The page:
As anyone that knows me well will tell you, I’m not the biggest fan of change. I’m working on it – I’m well aware, after all, that it’s inevitable, that everyone will experience it, that it doesn’t have to be an inherently bad thing. I know. I know. But it’s just so much more comfortable to stick to the familiar. It’s so much easier to choose the safe option. As a result of this, over the years my food choices have remained relatively limited. When it came to new foods, I preferred just not to try at all; why bother when there were so many meals that I knew I enjoyed? By ‘so many’, of course, I mean about five, but that seemed more than enough to live on.
As I might have mentioned, once or twice, this month I’ve been living in Scotland. I’ve been here for nearly four weeks now and every day on my way to work I’ve wandered (sometimes wandered, sometimes rushed, sometimes flat out ran) past one particular pub. Said pub is halfway up a close – which, for the non Scottish, means an alley or a lane but with added stairs – and has a sign outside which reads ‘Haggis’. It says other things, of course, but these tend to change on a daily basis. Haggis remains a constant, and every morning I’m reminded that I haven’t actually tried any yet. I haven’t taken a risk. I haven’t fully appreciated Edinburgh, or Scotland, or anything, until I’ve ordered it; by this stage, week 4, it’s been built up in my head into such an experience that I’ve forgotten what I’m actually eating.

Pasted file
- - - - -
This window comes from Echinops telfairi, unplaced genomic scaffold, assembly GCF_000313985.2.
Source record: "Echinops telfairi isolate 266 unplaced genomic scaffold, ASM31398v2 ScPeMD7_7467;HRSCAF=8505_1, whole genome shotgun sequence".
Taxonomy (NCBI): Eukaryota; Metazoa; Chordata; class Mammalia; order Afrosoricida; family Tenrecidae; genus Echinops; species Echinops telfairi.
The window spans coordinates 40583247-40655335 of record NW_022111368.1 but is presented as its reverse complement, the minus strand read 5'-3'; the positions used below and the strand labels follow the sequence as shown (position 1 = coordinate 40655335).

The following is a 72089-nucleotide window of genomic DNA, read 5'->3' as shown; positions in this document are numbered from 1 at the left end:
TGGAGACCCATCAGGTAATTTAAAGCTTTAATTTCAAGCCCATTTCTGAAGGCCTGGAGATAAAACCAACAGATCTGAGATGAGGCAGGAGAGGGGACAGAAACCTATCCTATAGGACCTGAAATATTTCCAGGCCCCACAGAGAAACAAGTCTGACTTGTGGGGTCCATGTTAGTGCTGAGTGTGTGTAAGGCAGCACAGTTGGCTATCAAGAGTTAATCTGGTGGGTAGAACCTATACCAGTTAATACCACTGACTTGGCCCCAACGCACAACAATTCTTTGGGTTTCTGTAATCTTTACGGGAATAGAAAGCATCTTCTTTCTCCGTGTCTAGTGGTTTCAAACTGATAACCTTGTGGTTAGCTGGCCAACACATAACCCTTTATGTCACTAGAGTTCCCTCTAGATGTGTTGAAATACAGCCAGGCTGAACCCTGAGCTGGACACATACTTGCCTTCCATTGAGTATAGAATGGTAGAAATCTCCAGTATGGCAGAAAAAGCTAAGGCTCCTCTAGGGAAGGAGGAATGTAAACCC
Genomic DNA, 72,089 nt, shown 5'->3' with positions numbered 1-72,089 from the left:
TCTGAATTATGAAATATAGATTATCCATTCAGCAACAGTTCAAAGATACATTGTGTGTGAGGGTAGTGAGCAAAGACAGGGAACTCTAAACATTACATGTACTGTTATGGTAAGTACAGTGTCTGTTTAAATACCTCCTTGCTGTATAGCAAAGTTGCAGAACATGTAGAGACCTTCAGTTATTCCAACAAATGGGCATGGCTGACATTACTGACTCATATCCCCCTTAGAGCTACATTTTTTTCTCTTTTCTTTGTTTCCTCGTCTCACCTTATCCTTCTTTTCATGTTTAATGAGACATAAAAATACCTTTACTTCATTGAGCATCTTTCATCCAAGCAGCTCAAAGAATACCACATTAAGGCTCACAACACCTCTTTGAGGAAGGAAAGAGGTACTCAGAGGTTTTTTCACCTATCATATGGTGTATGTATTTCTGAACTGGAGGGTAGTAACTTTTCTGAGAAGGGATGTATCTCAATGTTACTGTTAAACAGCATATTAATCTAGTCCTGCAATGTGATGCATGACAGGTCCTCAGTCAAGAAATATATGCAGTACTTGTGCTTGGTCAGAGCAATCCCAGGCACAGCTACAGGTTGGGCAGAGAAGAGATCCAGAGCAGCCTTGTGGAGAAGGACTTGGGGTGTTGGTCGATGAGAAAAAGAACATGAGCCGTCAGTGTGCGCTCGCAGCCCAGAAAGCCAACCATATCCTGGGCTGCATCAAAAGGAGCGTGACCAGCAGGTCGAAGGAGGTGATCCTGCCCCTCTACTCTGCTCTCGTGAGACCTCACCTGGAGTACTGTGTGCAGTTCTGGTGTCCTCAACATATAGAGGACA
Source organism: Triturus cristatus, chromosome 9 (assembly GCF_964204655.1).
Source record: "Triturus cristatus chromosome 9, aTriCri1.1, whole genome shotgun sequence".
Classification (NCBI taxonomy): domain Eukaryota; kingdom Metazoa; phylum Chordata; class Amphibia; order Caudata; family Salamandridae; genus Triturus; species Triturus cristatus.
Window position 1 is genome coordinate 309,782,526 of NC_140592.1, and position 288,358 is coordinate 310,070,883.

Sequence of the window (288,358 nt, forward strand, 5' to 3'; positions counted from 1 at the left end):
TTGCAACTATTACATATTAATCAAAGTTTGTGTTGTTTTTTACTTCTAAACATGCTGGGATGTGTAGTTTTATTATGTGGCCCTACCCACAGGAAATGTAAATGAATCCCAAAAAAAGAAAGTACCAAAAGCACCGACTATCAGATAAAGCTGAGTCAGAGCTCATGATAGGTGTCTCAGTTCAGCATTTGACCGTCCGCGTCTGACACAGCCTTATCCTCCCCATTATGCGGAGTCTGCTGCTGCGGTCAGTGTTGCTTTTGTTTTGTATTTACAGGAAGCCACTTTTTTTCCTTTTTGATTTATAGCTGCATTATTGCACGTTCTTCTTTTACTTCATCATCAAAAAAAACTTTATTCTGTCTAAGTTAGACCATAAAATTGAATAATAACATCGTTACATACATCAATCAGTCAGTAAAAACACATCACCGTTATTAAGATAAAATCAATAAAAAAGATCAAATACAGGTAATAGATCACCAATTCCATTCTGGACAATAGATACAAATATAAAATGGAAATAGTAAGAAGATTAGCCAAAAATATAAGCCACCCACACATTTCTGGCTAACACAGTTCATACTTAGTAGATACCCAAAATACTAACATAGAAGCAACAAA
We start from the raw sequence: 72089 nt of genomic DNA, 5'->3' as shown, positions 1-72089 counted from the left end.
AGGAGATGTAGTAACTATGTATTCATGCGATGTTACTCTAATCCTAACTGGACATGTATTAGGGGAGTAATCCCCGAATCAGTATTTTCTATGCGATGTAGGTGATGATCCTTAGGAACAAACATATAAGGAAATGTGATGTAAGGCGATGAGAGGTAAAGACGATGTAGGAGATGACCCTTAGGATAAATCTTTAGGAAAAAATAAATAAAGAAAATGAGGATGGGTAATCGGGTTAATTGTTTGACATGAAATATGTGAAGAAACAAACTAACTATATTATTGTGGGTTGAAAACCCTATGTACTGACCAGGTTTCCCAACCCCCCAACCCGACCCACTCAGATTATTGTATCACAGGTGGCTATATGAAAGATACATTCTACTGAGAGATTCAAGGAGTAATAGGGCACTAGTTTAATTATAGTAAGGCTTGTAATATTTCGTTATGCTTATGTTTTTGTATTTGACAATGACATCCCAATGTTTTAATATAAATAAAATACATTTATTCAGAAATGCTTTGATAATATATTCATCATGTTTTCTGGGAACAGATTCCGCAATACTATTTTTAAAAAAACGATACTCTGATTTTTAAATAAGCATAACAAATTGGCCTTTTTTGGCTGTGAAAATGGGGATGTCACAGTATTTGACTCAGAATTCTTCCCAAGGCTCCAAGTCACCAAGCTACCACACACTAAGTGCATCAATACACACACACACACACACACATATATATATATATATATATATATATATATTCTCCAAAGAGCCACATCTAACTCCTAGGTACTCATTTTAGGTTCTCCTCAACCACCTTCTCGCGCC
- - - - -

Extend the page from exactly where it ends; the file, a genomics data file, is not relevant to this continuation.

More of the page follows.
Which is maybe a good thing, because finally, finally this week I took the plunge. I didn’t want to do it. I’d been talking about it all week, but I’d been talking around the subject. No, actually, I hadn’t tried it yet. Yes, I knew that I should do, yes I was planning on it. Maybe, maybe, maybe. My plan was to put it off and put it off until I forgot about it and it was time to go home; no adventure, no risk, no change. And yet, somehow, I found myself in what is possibly the smallest pub in the whole of Edinburgh, at a crowded table, with a plate of ‘Haggis, Neeps and Tatties’ staring me in the face.
I realise it might seem like I’m making this into an unnecessarily big deal. I realise that haggis, actually, when you think about it, is just another form of meat. It’s a delicacy, after all, and no one was forcing me to eat it. And, actually, as soon as I properly tried it, that’s the thing that struck me most. It was different. It wasn’t my favourite. But it wasn’t terrible; the build up and the expectation had been more dramatic by far. The anticipation of the change had been much worse than the change itself – life lesson duly noted, thank you Scotland. Just don’t ask me to provide a recipe.